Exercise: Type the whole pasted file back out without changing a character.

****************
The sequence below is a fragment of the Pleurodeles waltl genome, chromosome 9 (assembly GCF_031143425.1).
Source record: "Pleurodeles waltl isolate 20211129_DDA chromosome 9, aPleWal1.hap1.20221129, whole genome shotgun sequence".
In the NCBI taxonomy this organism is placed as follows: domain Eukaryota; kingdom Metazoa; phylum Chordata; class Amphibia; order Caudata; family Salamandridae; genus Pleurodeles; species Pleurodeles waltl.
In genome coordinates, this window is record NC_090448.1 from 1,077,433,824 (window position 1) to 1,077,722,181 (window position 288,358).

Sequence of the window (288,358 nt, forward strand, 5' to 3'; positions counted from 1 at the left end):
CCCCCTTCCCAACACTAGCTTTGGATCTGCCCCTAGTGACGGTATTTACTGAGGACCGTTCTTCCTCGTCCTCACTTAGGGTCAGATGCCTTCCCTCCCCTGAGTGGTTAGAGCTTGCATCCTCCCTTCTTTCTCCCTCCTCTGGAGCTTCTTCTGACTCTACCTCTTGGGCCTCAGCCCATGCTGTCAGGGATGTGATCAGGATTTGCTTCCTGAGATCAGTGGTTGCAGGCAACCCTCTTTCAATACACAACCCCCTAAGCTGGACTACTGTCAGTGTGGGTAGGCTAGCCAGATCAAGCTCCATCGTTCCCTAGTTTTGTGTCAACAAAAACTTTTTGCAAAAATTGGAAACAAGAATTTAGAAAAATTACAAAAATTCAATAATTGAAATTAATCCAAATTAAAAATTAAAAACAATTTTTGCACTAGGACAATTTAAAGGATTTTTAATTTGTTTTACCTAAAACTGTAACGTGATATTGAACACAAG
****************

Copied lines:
The sequence below is a fragment of the Pleurodeles waltl genome, chromosome 9 (assembly GCF_031143425.1).
Source record: "Pleurodeles waltl isolate 20211129_DDA chromosome 9, aPleWal1.hap1.20221129, whole genome shotgun sequence".
In the NCBI taxonomy this organism is placed as follows: domain Eukaryota; kingdom Metazoa; phylum Chordata; class Amphibia; order Caudata; family Salamandridae; genus Pleurodeles; species Pleurodeles waltl.
In genome coordinates, this window is record NC_090448.1 from 1,077,433,824 (window position 1) to 1,077,722,181 (window position 288,358).

Sequence of the window (288,358 nt, forward strand, 5' to 3'; positions counted from 1 at the left end):
CCCCCTTCCCAACACTAGCTTTGGATCTGCCCCTAGTGACGGTATTTACTGAGGACCGTTCTTCCTCGTCCTCACTTAGGGTCAGATGCCTTCCCTCCCCTGAGTGGTTAGAGCTTGCATCCTCCCTTCTTTCTCCCTCCTCTGGAGCTTCTTCTGACTCTACCTCTTGGGCCTCAGCCCATGCTGTCAGGGATGTGATCAGGATTTGCTTCCTGAGATCAGTGGTTGCAGGCAACCCTCTTTCAATACACAACCCCCTAAGCTGGACTACTGTCAGTGTGGGTAGGCTAGCCAGATCAAGCTCCATCGTTCCCTAGTTTTGTGTCAACAAAAACTTTTTGCAAAAATTGGAAACAAGAATTTAGAAAAATTACAAAAATTCAATAATTGAAATTAATCCAAATTAAAAATTAAAAACAATTTTTGCACTAGGACAATTTAAAGGATTTTTAATTTGTTTTACCTAAAACTGTAACGTGATATTGAACACAAG